“Ponlop Rinpoche’s new book, Rebel Buddha, is out now, with a great deal of buzz. While I have only read the first two chapters, the book is stirring up many of those same questions about awakening, only Rinpoche is doing it outside of the framework of a formal, ritualized Buddhist practice. His case for presenting this ‘pragmatic Buddhism’ is a good one, I think.”
TRUE SMALL CAPS (Religion and Spirituality Book Reviews) –
“There are hundred of introductions to Buddhism, but this one is sure to appeal…
“What impressed me most about this book was the sharpness of the author’s analysis and his tell-it-like-it-is honesty. Not only that, but he manages to get through an entire book on Buddhism without using a single term of Sanskrit or Tibetan.”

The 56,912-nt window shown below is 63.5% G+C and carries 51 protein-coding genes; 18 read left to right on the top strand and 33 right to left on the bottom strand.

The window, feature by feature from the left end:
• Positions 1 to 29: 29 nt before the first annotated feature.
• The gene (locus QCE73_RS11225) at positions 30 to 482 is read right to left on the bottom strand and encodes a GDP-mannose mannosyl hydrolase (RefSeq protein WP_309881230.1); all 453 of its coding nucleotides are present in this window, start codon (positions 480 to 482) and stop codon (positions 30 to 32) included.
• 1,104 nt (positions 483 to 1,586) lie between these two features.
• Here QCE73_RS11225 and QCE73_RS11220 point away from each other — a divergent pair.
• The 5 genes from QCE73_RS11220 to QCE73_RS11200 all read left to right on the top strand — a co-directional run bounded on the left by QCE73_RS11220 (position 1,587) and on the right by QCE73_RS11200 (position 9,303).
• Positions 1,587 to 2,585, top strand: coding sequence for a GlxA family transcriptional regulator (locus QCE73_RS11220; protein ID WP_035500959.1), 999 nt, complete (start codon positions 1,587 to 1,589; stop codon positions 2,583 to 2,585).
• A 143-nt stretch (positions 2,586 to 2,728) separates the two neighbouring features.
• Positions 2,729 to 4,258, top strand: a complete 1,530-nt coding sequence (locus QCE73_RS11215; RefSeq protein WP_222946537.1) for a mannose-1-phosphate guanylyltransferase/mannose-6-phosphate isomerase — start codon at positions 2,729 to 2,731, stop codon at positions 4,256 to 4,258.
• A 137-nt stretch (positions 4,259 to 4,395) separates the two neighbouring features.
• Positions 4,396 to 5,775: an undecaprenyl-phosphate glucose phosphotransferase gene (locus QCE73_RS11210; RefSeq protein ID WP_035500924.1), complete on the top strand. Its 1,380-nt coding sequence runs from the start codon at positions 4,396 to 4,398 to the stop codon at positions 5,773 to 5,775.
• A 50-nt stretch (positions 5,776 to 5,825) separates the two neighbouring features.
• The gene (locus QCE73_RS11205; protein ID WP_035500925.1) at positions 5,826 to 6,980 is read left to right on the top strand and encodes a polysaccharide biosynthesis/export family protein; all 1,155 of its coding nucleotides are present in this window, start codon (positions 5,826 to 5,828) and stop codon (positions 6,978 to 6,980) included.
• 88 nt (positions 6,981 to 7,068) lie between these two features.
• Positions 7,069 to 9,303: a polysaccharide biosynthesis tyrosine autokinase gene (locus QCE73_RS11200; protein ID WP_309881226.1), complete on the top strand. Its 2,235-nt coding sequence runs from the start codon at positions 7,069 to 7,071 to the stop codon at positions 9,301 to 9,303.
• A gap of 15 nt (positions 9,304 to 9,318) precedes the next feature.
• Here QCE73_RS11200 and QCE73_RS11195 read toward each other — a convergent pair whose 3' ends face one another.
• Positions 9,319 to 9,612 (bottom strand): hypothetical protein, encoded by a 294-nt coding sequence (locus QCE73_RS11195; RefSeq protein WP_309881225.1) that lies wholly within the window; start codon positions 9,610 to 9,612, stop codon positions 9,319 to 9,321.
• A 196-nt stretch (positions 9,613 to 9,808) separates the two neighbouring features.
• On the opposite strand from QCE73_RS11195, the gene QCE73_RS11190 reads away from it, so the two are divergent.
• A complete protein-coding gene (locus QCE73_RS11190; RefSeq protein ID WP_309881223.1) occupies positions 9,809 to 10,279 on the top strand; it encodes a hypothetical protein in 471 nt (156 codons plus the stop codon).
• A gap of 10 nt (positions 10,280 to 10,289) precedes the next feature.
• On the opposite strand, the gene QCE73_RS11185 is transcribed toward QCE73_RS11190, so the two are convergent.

REBEL BUDDHA Amazon Bestsellers Rank:
- #1,420 in Books
- #2 in Books > Religion & Spirituality > Buddhism > Buddha
- #4 in Books > Nonfiction > Philosophy > Eastern
- REBEL BUDDHA ranked as AMAZON’s #1 Hot New Release in both the above categories!
Dzogchen Ponlop Rinpoche’s new book Rebel Buddha is now on sale. You can get it at the best bookstores, or buy it online from the Bodhi Dharma Bookstore. If you just can’t wait, you can read excerpts from Rebel Buddha now on the Rebel Buddha website, or at the Tricycle Community Book Club.